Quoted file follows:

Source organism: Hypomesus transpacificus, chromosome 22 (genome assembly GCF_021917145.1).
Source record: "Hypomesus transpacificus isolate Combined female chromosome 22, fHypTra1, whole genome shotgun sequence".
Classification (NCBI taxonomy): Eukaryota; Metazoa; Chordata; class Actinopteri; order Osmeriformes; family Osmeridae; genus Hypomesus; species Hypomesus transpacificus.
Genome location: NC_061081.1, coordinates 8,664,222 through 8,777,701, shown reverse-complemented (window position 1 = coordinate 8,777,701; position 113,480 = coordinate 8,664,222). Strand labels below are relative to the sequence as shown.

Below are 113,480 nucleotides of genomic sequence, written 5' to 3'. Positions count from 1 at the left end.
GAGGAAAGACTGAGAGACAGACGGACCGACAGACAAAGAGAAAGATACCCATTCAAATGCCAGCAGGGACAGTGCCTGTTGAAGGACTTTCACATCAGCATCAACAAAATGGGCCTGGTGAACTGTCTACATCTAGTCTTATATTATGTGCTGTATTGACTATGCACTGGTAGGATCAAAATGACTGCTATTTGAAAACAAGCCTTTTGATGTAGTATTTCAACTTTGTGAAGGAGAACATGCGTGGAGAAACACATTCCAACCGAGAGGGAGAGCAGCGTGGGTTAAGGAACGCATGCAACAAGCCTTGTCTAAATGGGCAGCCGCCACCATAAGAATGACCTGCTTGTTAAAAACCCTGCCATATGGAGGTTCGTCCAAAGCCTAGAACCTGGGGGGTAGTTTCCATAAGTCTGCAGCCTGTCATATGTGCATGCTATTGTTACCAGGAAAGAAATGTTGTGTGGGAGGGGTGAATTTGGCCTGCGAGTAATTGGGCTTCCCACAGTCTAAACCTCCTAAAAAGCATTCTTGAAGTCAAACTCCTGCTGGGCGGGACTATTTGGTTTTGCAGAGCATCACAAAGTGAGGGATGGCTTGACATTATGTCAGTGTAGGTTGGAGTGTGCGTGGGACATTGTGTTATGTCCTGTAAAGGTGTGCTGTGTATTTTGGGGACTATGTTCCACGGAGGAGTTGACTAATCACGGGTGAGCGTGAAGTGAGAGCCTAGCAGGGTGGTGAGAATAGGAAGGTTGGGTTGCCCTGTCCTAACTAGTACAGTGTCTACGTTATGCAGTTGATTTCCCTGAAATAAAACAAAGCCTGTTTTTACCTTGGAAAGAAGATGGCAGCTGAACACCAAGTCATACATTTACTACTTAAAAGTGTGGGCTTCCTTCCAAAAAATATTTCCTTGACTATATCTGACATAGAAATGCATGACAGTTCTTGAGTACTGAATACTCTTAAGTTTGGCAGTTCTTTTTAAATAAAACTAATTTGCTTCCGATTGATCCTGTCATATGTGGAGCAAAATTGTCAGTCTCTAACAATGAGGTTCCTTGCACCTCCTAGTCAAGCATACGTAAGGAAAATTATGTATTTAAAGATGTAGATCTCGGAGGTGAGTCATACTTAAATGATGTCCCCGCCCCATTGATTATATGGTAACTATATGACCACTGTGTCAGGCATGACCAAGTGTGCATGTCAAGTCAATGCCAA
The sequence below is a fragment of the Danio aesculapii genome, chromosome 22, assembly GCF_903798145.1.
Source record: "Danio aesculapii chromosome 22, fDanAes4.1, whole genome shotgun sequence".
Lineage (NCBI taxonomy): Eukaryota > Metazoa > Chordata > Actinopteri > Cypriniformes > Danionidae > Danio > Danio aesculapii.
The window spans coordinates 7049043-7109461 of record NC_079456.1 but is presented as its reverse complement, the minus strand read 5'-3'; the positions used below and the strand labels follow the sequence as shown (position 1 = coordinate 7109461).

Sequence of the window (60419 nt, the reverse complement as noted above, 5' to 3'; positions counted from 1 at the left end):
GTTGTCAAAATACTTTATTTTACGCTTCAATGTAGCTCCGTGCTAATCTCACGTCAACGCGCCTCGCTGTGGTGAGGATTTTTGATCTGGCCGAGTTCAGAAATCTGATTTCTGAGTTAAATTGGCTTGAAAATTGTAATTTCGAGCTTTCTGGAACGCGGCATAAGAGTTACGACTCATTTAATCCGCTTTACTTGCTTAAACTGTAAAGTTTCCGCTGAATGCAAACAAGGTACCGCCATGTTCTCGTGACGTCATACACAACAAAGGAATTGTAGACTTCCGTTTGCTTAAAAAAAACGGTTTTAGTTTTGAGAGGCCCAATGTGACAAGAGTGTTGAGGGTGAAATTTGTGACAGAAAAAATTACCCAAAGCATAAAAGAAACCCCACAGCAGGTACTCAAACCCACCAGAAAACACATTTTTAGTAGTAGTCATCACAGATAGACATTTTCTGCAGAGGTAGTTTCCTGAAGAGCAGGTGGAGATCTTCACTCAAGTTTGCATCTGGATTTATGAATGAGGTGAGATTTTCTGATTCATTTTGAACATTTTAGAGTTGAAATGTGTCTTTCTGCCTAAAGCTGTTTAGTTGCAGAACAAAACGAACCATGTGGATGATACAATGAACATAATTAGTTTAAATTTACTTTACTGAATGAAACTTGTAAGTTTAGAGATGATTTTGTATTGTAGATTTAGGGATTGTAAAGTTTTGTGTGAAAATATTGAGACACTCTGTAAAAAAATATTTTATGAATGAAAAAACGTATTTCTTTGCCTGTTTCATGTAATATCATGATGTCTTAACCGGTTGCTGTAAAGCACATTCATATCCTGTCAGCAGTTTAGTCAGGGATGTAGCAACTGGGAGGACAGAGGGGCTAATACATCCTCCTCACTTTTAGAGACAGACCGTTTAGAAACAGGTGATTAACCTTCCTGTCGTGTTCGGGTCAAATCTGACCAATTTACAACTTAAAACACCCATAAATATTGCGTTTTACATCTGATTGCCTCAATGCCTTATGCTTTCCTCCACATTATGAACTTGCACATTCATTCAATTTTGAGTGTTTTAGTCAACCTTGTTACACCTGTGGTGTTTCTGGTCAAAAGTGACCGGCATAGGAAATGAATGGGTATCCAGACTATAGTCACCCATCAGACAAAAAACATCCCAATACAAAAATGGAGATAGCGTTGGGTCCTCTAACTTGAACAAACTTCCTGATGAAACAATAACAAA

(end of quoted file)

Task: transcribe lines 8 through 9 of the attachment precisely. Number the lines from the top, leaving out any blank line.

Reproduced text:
Source record: "Danio aesculapii chromosome 22, fDanAes4.1, whole genome shotgun sequence".
Lineage (NCBI taxonomy): Eukaryota > Metazoa > Chordata > Actinopteri > Cypriniformes > Danionidae > Danio > Danio aesculapii.